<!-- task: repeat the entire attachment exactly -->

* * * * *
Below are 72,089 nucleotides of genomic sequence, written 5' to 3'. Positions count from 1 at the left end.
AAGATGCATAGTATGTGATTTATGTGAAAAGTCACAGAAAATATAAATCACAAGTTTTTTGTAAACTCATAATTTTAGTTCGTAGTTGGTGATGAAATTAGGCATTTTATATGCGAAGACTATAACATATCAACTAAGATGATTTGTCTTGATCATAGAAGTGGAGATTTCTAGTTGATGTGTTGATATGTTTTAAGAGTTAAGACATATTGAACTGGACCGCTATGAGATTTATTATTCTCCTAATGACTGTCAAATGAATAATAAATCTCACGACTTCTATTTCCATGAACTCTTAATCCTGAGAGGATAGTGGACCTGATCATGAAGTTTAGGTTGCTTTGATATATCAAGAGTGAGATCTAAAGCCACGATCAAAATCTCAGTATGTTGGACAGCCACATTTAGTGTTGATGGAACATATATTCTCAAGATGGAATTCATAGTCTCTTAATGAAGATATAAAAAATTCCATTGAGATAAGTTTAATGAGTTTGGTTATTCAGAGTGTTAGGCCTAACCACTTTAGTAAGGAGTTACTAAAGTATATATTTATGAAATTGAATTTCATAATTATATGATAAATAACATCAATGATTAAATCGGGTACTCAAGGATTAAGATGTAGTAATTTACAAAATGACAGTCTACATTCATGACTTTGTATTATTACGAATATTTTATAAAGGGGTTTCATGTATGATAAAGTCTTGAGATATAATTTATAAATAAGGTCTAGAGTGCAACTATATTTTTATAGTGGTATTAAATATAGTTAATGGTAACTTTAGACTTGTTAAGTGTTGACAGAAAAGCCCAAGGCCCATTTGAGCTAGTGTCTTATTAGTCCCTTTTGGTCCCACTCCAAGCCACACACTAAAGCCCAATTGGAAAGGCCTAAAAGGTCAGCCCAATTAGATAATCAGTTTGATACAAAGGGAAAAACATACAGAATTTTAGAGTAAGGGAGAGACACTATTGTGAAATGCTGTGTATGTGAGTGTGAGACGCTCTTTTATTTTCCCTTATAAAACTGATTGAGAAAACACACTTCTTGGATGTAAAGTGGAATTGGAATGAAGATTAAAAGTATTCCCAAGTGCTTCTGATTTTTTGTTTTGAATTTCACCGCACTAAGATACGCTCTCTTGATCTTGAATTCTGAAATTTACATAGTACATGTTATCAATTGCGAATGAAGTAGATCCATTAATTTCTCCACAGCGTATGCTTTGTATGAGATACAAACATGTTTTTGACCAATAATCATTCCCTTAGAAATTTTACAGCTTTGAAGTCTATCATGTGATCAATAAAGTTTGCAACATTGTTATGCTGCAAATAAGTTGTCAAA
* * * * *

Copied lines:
Below are 72,089 nucleotides of genomic sequence, written 5' to 3'. Positions count from 1 at the left end.
AAGATGCATAGTATGTGATTTATGTGAAAAGTCACAGAAAATATAAATCACAAGTTTTTTGTAAACTCATAATTTTAGTTCGTAGTTGGTGATGAAATTAGGCATTTTATATGCGAAGACTATAACATATCAACTAAGATGATTTGTCTTGATCATAGAAGTGGAGATTTCTAGTTGATGTGTTGATATGTTTTAAGAGTTAAGACATATTGAACTGGACCGCTATGAGATTTATTATTCTCCTAATGACTGTCAAATGAATAATAAATCTCACGACTTCTATTTCCATGAACTCTTAATCCTGAGAGGATAGTGGACCTGATCATGAAGTTTAGGTTGCTTTGATATATCAAGAGTGAGATCTAAAGCCACGATCAAAATCTCAGTATGTTGGACAGCCACATTTAGTGTTGATGGAACATATATTCTCAAGATGGAATTCATAGTCTCTTAATGAAGATATAAAAAATTCCATTGAGATAAGTTTAATGAGTTTGGTTATTCAGAGTGTTAGGCCTAACCACTTTAGTAAGGAGTTACTAAAGTATATATTTATGAAATTGAATTTCATAATTATATGATAAATAACATCAATGATTAAATCGGGTACTCAAGGATTAAGATGTAGTAATTTACAAAATGACAGTCTACATTCATGACTTTGTATTATTACGAATATTTTATAAAGGGGTTTCATGTATGATAAAGTCTTGAGATATAATTTATAAATAAGGTCTAGAGTGCAACTATATTTTTATAGTGGTATTAAATATAGTTAATGGTAACTTTAGACTTGTTAAGTGTTGACAGAAAAGCCCAAGGCCCATTTGAGCTAGTGTCTTATTAGTCCCTTTTGGTCCCACTCCAAGCCACACACTAAAGCCCAATTGGAAAGGCCTAAAAGGTCAGCCCAATTAGATAATCAGTTTGATACAAAGGGAAAAACATACAGAATTTTAGAGTAAGGGAGAGACACTATTGTGAAATGCTGTGTATGTGAGTGTGAGACGCTCTTTTATTTTCCCTTATAAAACTGATTGAGAAAACACACTTCTTGGATGTAAAGTGGAATTGGAATGAAGATTAAAAGTATTCCCAAGTGCTTCTGATTTTTTGTTTTGAATTTCACCGCACTAAGATACGCTCTCTTGATCTTGAATTCTGAAATTTACATAGTACATGTTATCAATTGCGAATGAAGTAGATCCATTAATTTCTCCACAGCGTATGCTTTGTATGAGATACAAACATGTTTTTGACCAATAATCATTCCCTTAGAAATTTTACAGCTTTGAAGTCTATCATGTGATCAATAAAGTTTGCAACATTGTTATGCTGCAAATAAGTTGTCAAA